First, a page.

It is an interesting aspect of current film criticism that male directors and male actors/characters are intensely scrutinized for faux pas’ while female counterparts’ flaws are cast under the rug. Much has been made (and to a degree fairly so) about Gosling’s “white savior” jazz appropriator and the way he supposedly “mansplains” jazz to Emma Stone (I think this is a bit overwrought). In an interesting perspective, Will Brooker argues that La La Land’s (evil) genius is that it symbolizes how 2016 is the year where mediocre hacks reign supreme. Brooker makes parallels between Ryan Gosling and Donald Trump:

“Ryan Gosling, who pluckily spent three months learning piano to play the protagonist, is the perfect hero in a year when the new president of the United States can take over with no training. His reality-show-standard song and dance routines are perfectly suited to this new era, when a mediocre businessman and second-rate television celebrity can become Commander-in-Chief.”

Courtesy of IndieWire

It’s true that Gosling isn’t a singer or a hoofer, but why is he faulted when Stone isn’t any better at either (and in my opinion she’s worse on both counts)? I agree that Seb is too cocky in his pedestrian opinions of jazz as well as in his actual ability as a musician.

At the very least Gosling overcomes the many shortcomings of his character by coming the closest to La La Land’s goal of combining the old movie cocksure naiveté with modern cynicism. Although Seb, as conceived by Chazelle, is problematic in many ways, at least he has a logical arc that Mia sorely lacks. We at least get a glimpse of Seb’s process as well as his (limited) ability as we see him in action. It is insinuated that Mia’s self-financed one-woman show is great, but there’s no way to gauge for ourselves as we don’t get to see it for ourselves. That doesn’t stop the film and Stone stridently instructing us to empathize with Mia’s heartbreak over the lack of attendance and her inability to pay her costs.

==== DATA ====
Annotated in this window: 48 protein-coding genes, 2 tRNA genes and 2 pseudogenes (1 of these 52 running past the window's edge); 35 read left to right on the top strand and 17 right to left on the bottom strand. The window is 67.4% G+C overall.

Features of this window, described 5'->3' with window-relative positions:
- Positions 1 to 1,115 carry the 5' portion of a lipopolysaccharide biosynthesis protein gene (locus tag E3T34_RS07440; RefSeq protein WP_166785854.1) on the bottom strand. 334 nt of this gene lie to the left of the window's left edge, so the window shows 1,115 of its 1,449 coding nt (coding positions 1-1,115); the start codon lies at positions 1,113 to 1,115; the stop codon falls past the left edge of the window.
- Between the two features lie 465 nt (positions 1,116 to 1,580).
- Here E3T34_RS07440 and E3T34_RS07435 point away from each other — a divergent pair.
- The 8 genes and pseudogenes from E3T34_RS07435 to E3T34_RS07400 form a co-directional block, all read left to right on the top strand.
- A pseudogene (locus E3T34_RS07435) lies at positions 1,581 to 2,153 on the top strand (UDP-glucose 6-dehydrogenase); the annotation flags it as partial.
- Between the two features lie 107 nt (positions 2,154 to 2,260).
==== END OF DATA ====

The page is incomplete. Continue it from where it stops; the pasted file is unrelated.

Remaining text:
Courtesy of The New York Times

Seb’s trajectory from a struggling jazz musician to a keyboardist for his friend’s sellout electronica group (making $1000 a week) to the proprietor of his own jazz bar is wishful thinking. But Mia’s rise from barista to being discovered by an agent who was one of 3 people in attendance for the one-woman show who just happened to remember Mia several months after the fact, leading to a starring role with a script that will be based around her for a film in Paris, which makes her an A-list movie star is truly fantastical.

Certainly, Chazelle’s underwriting of Mia is a huge handicap, but in the end, Stone is wrong for the role because she is too mainstream, too trendy to be a credible underdog. Basically, the film assumes that we’ll root for Mia because Emma Stone is America’s Sweetheart; it seems to have worked as Stone is a shoo-in for Best Actress. Mia truly is the most entitled and undeserving character I’ve seen on film in a long while.

La La Land is the lucky recipient of a widespread nostalgia about the glamour and escapism of old Hollywood musicals, and from the fact that very few are knowledgeable of the movies themselves. In the long run, I do believe that La La Land will be contextualized correctly as another one of those lily-livered Best Picture winners that bested more original and innovative movies. (I guess it’ll make the Alternative Oscars relevant for years to come.)

Review: Only God Forgives (2013)

The Godless Jungle

Courtesy of Filmes-Torrent.net

Courtesy of Filmes-Torrent.net

Only God Forgives (2013) Review

By Adam Tawfik